Uncompensated Care by Hospitals or Public Insurance for the Poor
Blendon, Robert J.
Aiken, Linda H.
Freeman, Howard E.
Kirkman-Liff, Bradford L.
Murphy, John W.
New England Journal of Medicine. 1986 May 1; 314(18): 1160-1163.
Results from two recent surveys of access to health care, one nationwide and the other in Arizona, were analyzed to determine the consequences of reductions in Medicaid coverage and the accompanying shift of responsibility for the health care of the poor to health facilities that provide uncompensated or subsidized care. Access to physicians' services, as measured by the number of patient visits and the frequency of denial of care for financial reasons, was correlated with the availability and extent of the states' Medicaid programs. Poor children were most affected by these differences. Access to care by the aged poor who are covered by Medicare is fairly uniform across the country. The authors conclude that their analysis supports the contention that Medicaid is a more effective method of providing health care for the poor than is uncompensated care by hospitals and clinics. (KIE abstract)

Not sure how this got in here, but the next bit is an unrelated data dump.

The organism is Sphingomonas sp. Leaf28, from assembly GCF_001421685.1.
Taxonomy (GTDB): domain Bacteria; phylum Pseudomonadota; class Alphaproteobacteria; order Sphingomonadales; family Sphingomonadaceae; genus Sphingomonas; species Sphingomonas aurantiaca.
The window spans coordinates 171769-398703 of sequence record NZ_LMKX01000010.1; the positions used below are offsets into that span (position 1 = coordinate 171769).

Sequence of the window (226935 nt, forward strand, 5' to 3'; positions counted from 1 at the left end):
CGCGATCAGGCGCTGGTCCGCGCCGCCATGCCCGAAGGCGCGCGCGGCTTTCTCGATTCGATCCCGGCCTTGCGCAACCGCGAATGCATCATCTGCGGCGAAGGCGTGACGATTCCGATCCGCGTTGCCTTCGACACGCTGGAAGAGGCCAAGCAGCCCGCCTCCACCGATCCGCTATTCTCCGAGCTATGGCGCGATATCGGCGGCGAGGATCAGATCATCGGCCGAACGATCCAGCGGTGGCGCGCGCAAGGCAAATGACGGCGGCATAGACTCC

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Blendon, Robert J.; Aiken, Linda H.; Freeman, Howard E.; Corey, Christopher R. (1989-01-13)A 1986 survey consisting of telephone interviews with 10,130 persons representative of the U.S. population, living in the 48 contiguous states indicates a significant lack of access to health care among black compared with ...